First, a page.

Archaeology, Art & Football

Dr Chris Gaffney & Tom Sparrow – School of Archaeological and Forensic Sciences

For much of the last century Bradford had two professional football teams. With time one club prospered while the other, Bradford Park Avenue, reduced in popularity and eventually its ground was abandoned. Decline in popularity hardly sounds like a cause for celebration, but by using an innovative archaeological and artist narrative a book has been published that has bucked the trend in publishing of sports books.

The William Hill Sports Book of the Year award is eagerly awaited by many in the book publishing world. It may not have the status, or the cash value, of the Man Booker although the organisers say that it is the richest and most prestigious sports writing prize in the world. The benefit for the winner, apart from the glory, is that the 4 weeks between the announcement and Christmas is a welcome bonus window for sales.

Breaking Ground: Art, Archaeology & Mythology

Of the 28 previous winners, the subject matter has been distributed between 11 sports. Last year’s victor was a treatise on the early surfing scene as lived and reported by Bill Finnegan. Three of the sports that have featured frequently – cricket, boxing and football – have all provided heavyweights in the pantheon of sports writing. The other commonly featured sport is cycling, and the subject matter illustrates the breadth of the award; the cycling books mirror the popularity of a fashionable sport and cheating, both sure winners by any measure.

The 2017 shortlist has some classic offerings from the top represented sports; biographies of Muhammad Ali, Bob Paisley and Tom Simpson. Among the other books we see the spectrum of great sports writing; the extraordinary life of Béla Guttmann, the ‘swimming suffragettes’ and the never-say-die sporting life of the jockey Declan Murphy.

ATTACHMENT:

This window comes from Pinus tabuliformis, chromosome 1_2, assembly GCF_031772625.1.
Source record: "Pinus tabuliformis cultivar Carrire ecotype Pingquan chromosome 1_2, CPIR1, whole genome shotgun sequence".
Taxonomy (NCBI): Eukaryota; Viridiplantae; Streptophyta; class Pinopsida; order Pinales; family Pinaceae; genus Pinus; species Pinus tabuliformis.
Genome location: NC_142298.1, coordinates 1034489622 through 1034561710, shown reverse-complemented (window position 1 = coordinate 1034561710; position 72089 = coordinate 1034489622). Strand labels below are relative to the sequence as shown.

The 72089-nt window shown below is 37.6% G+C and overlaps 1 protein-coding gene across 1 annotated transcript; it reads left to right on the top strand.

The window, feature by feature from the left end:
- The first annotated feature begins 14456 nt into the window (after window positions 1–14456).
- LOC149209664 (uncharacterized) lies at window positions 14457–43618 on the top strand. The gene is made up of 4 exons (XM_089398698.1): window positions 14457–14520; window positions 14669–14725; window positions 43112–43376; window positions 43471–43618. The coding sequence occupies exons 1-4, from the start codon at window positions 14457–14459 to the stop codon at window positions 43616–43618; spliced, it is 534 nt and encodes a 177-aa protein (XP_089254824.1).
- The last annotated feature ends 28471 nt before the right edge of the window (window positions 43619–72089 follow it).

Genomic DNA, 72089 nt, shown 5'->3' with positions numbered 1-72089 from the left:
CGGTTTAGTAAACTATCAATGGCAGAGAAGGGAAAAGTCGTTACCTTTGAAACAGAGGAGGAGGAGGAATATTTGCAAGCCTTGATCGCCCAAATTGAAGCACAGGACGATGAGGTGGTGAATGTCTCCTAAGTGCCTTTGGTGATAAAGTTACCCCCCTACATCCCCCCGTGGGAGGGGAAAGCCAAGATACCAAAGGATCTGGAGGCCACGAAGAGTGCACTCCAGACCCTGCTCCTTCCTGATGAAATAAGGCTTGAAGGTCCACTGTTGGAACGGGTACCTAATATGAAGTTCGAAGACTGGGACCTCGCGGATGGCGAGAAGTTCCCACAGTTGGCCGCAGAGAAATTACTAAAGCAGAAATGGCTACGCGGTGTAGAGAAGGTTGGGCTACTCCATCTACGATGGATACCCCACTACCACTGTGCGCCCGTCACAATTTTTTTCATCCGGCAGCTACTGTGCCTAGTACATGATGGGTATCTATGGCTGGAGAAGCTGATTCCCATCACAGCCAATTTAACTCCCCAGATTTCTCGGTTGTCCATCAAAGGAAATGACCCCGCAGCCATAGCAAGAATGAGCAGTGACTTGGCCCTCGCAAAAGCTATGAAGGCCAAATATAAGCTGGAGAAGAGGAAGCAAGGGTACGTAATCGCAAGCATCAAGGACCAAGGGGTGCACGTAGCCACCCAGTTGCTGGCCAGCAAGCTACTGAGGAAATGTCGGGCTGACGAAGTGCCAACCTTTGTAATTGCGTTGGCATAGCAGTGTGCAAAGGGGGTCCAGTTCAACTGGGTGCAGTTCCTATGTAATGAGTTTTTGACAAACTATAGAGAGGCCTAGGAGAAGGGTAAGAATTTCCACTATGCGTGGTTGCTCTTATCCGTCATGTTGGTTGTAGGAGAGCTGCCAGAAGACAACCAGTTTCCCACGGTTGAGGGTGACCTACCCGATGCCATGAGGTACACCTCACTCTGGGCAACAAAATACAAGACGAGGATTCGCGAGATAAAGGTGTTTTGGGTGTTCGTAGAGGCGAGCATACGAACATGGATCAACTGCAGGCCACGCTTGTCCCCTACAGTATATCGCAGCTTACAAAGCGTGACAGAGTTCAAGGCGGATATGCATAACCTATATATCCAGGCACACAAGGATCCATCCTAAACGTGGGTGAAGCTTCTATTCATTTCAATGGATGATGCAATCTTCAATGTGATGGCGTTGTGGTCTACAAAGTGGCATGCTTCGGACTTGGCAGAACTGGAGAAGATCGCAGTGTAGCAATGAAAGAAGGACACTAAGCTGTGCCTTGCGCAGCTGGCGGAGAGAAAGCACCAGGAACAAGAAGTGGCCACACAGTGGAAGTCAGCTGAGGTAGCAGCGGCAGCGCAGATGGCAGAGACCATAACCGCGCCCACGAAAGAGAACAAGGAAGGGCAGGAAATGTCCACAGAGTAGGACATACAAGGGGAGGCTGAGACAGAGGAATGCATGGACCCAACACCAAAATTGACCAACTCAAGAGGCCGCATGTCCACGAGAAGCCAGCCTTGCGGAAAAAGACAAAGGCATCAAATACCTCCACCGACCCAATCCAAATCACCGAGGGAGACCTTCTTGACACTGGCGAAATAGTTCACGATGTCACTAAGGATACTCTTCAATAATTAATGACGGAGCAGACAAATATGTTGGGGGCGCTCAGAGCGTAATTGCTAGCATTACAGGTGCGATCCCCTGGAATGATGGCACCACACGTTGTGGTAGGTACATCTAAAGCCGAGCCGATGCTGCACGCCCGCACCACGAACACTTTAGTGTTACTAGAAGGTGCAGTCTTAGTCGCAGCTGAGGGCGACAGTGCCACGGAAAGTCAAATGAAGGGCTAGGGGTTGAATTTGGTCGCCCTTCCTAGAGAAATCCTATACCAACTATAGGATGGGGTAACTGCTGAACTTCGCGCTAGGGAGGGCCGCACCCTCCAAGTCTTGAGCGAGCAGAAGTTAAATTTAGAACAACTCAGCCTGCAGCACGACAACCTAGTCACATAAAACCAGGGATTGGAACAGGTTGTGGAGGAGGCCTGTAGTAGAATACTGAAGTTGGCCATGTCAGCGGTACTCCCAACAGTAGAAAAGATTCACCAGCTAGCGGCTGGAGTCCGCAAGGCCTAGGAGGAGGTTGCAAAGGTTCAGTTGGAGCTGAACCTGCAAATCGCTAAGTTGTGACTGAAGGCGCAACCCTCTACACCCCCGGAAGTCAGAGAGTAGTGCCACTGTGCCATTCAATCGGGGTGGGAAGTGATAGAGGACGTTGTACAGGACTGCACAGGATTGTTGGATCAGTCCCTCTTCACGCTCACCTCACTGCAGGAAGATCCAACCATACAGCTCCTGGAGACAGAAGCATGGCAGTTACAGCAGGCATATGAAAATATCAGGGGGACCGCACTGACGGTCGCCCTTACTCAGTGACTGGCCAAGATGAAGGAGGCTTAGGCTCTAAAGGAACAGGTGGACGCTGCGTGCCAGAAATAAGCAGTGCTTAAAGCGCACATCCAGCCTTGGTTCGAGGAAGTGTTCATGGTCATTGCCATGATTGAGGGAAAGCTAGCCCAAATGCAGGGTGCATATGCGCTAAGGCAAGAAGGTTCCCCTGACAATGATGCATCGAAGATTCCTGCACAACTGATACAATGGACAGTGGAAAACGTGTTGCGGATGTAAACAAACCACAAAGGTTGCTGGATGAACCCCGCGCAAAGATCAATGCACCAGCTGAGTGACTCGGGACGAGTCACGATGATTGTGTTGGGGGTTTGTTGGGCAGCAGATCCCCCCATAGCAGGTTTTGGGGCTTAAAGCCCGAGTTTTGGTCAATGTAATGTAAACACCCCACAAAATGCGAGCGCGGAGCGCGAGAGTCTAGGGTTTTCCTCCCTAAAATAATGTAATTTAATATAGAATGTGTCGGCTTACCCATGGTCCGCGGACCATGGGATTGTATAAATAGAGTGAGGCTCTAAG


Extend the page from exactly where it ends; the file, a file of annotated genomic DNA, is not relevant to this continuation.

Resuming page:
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UoB team contribute to William Hill Sport Book of the Year nominee

Our very own Dr Chris Gaffney is on his way to London to attend the William Hill Sport Book of the Year ceremony. A couple of years ago Chris and Tom Sparrow trained some students in geophysical techniques on the former Bradford Park Avenue ground (together with assistance from Stuart Fox, Mary Saunders and Alex Corkum). Bradford Park Avenue was a club that epitomises so much of English football. They played at the top level during the hey-day of football but by 1974 their decline was terminal. Their fine ground was only saved as it had a covenant which stipulated that sports had to be played there. The interpretation of that clause is a bit vague, but half the ground is still there. The University of Bradford team mapped the pitch and laser scanned some of the terraces at the Kop end. The work was done with Neville Gabie, Alan Ward and Jason Wood who had Arts Council funding to work with the community to record the ground in some way. They produced an edited book, Breaking Ground: Art, Archaeology and Mythology,  which includes a piece about the UoB team’s work. It’s a lovely volume which was crowd funded and only 500 were produced. Somehow it got noticed by those who judge books…long-list and then short-list of the William Hill Sport Book of the Year.

The announcement of the winner will be later today. Good luck and fingers crossed for Breaking Ground: Art, Archaeology and Mythology.

The book has been discussed in an article by The Guardian newspaper. You can find out more details of the William Hill Sport Book of the Year here.